IMF board approves agreement for $3 billion loan to Egypt

Agreement includes a flexible exchange rate regime and broadening support for vulnerable Egyptians

Egyptians walk at a market in the Egyptian capital, Cairo, on May 15, 2017.
Ramadan is a time for daytime fasting and lavish evening feasts, but Egyptians are scaling back preparations for the Muslim holy month this year after austerity measures fuelled decades-high inflation. / AFP PHOTO / KHALED DESOUKI
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The International Monetary Fund’s executive board has approved a $3 billion support package for Egypt, whose economy has been hit hard by the fallout from the Russia-Ukraine war and the coronavirus pandemic.

The approval of the 46-month loan will catalyse additional funding of about $14 billion, the Washington-based lender said in a statement.

The package provides for a flexible exchange rate regime and enhanced social safety nets to protect the most vulnerable among Egypt’s 104 million people.

The agreement, reached at a staff level on October 27, provides for an immediate disbursement of nearly $350 million to help support Egypt's balance of payments and its general budget, according to the statement.

It is expected to catalyse additional financing of about $14 billion, including investments, from Egypt’s international and regional partners.

It includes a programme of structural reforms that will "reduce the state footprint and level the playing field between the public and private sector".

The agreement also provides for upfront monetary policy tightening and fiscal consolidation.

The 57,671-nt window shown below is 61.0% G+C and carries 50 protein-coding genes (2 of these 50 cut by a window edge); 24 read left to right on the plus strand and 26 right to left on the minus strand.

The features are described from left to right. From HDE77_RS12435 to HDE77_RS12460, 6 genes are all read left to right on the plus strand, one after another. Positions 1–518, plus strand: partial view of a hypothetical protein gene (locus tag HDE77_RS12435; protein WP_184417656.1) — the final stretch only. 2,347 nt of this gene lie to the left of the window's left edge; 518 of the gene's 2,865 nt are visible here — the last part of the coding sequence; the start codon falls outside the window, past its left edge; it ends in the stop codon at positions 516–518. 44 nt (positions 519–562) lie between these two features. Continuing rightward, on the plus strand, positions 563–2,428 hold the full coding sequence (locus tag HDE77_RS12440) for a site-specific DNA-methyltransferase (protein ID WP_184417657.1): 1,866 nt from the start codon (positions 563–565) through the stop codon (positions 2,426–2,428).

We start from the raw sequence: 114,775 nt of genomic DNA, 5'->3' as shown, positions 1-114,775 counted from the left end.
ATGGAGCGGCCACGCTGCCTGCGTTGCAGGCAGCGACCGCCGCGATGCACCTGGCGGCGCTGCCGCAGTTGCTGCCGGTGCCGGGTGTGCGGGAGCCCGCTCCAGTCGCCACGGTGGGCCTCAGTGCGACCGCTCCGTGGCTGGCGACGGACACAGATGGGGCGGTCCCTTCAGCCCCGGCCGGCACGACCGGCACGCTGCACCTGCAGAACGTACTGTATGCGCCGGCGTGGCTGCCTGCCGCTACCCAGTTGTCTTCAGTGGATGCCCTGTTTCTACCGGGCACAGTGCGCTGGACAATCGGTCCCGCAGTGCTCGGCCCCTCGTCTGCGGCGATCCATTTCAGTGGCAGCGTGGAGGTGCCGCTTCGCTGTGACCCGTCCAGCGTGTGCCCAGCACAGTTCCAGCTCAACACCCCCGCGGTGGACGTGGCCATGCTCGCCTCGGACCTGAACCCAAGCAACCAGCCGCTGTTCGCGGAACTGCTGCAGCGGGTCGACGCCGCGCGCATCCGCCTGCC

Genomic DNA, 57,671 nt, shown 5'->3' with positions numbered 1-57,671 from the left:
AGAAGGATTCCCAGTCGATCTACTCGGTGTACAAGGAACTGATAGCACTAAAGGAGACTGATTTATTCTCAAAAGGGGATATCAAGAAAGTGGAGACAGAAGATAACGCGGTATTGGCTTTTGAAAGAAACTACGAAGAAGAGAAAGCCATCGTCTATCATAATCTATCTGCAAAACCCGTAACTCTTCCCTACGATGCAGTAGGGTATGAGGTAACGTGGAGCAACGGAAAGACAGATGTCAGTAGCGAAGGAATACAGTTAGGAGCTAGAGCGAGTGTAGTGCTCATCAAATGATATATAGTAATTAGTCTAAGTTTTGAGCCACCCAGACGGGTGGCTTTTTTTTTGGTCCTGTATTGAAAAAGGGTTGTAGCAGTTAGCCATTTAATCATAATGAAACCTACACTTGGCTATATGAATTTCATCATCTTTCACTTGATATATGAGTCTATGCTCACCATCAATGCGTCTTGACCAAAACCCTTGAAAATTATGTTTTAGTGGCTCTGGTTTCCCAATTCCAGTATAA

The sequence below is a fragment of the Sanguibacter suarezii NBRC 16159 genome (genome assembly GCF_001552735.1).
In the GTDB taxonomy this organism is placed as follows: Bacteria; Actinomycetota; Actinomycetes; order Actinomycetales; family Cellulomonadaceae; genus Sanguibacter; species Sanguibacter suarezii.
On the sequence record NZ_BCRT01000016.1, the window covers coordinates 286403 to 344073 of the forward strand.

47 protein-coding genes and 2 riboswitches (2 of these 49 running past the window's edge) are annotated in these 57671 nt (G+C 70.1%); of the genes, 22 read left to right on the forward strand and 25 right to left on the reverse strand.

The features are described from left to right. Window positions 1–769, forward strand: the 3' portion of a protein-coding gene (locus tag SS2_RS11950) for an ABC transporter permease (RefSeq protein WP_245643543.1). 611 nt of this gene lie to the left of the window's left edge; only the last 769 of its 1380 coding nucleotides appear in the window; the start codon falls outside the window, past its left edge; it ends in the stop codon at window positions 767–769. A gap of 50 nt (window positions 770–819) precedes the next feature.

In a statement issued on Saturday, Egypt's Cabinet said the deal with the IMF amounted to "additional confirmation of the support by the international community and development partners of the Egyptian economic reform programme."

The government was acting quickly to issue a document outlining economic sectors from which the state would withdraw, said the statement. The Cabinet approved a final draft on November 30, it said.

In a background document on Egypt, the IMF said the new programme would fund some of the country's foreign currency financing gap, and that Cairo had secured $5 billion in new financing for the fiscal year ending in June 2023.

Egypt turned to the IMF for help when the war in Ukraine prompted foreign investors to pull out about $20 billion from its once-lucrative debt market.

Since the start of the war nearly 10 months ago, the Arab world’s most populous nation devalued its currency twice, reducing the value of the pound by 36 per cent since March.

However, a foreign currency crunch has persisted, leading to import restrictions that impacted a wide range of industries and given rise to a dollar black market where the US currency is sold for 32-33 pounds compared to an official rate of 24.7.

News of the agreement will probably make authorities allow the pound to further slide in value, a move that’s virtually certain to unleash a new wave of domestic price increases.

Inflation stood at nearly 19 per cent year on year in November, its highest in five years.

Updated: May 30, 2023, 7:12 AM